I use it to backup a smaller site than you seem to be talking about but it does provided all the things you need and is free.
-- Stephen Johnston, Systems Manager Tel. +44 131 6679386 Wolfson Microelectronics Ltd. Fax. +44 131 6675176 20 Bernard Terrace http://www.wolfson.co.uk Edinburgh Scotland EH8 9NX
---------- From: Steve Boronski[SMTP:email@example.com]
I would reccomend without hesitation, Legato Networker, it has proven very reliable and I don't think you will find any better facilities.
Watch out though for some of the OEM versions, we have a mainframe based one that is very dodgy, Sun platform is stable and secure though.
-- ^^^ ^^^ _/_/_/ _/_/_/ _/_/_/ email: firstname.lastname@example.org O O _/ _/ _/ _/ _/ Tele : (01782) 404875 V _/_/_/ _/_/_/ _/_/_/ Fax : (01782) 404872 \___/ _/ _/ _/ _/ Addr : Swift House, Glebe Street _/_/_/ _/ _/_/_/ Stoke-on-Trent, ST4 1HP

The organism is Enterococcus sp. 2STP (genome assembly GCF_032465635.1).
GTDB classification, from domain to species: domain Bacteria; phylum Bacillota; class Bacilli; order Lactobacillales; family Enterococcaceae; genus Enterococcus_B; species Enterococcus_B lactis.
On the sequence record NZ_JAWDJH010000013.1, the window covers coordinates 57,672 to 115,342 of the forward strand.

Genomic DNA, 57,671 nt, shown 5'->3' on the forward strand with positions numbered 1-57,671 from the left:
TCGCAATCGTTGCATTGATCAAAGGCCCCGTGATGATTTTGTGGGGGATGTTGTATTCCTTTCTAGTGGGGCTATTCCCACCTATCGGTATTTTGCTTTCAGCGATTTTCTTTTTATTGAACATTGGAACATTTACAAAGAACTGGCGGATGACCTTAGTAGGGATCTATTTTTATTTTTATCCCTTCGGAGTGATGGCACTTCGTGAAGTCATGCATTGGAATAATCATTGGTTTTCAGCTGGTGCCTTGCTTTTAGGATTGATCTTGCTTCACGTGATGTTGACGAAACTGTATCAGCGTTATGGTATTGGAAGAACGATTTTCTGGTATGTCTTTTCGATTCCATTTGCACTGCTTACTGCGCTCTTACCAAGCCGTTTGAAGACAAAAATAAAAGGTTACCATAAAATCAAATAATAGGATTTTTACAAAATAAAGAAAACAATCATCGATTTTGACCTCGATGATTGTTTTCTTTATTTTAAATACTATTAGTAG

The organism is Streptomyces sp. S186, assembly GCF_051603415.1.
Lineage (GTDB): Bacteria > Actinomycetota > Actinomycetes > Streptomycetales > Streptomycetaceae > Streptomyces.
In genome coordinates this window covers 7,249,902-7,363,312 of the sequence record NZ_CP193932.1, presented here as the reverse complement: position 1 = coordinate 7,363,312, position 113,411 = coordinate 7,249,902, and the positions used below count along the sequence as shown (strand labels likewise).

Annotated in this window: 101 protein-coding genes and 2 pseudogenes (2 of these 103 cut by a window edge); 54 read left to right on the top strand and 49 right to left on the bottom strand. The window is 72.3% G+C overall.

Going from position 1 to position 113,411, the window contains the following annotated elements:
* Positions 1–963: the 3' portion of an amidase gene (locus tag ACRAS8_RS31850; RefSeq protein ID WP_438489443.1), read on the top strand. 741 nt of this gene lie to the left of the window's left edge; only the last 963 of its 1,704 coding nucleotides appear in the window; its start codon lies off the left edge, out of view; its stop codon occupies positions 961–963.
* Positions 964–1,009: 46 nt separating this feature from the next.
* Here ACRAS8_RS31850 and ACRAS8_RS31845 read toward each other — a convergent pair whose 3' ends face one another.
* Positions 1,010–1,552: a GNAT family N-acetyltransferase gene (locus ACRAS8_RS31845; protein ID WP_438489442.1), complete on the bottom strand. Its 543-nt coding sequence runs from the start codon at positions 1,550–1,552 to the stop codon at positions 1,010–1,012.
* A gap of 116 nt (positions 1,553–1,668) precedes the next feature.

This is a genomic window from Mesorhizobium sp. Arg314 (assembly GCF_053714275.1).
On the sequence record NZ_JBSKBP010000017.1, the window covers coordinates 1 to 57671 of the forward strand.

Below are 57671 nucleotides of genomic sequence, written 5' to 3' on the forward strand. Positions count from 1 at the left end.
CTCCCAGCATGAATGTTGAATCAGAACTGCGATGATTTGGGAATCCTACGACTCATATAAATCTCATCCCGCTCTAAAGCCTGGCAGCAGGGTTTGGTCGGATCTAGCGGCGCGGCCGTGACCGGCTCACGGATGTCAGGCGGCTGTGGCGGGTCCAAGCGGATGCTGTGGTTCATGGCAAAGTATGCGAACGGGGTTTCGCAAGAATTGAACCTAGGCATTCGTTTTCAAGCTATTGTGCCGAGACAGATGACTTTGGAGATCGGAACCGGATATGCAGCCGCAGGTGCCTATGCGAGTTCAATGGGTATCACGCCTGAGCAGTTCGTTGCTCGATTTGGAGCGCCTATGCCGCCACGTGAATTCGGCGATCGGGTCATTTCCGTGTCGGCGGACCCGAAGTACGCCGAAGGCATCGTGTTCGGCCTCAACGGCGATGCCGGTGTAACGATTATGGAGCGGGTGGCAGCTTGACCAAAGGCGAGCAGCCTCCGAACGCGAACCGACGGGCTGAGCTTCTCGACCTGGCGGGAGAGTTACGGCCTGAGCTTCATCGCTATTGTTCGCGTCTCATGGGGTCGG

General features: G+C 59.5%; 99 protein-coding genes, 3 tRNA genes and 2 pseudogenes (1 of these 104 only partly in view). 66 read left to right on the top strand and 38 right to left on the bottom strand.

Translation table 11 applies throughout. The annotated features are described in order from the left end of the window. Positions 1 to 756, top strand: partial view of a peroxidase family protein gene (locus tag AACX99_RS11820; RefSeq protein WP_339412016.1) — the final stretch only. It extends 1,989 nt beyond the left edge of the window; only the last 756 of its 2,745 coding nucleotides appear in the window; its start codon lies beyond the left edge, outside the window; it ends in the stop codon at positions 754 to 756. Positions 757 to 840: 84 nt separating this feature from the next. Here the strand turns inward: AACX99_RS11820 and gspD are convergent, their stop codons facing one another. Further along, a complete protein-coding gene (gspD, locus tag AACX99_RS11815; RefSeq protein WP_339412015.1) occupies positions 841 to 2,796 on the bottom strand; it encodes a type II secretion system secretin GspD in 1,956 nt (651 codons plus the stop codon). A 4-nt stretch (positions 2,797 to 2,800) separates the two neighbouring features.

---------- From: Kevin Warren[SMTP:email@example.com]
Sorry for not replying the first time. Here are my comments:
My backup requirements are:
1 Solaris file server, including ORACLE 1 HP-UX file server 2 NT file servers 1 NT workstation, including ORACLE
I have attempted to evaluate Cheyenne's ARCserve/Open, but it didn't work. I can give you a list of problems I experienced if needs be.
I am currently evaluating Legato's NetWorker. It does the job and seems okay. The technical support is much better than for Cheyenne. I am however having trouble with notifications at the moment, and won't be making a purchase until it's resolved.
Because I have an HP-UX file server I will soon be looking into OmniBack (This only runs on HP-UX or NT though). I can't say anything about it other than it should do all what NetWorker does at a similar price. ARCserve/Open is much cheaper, but doesn't work as I said.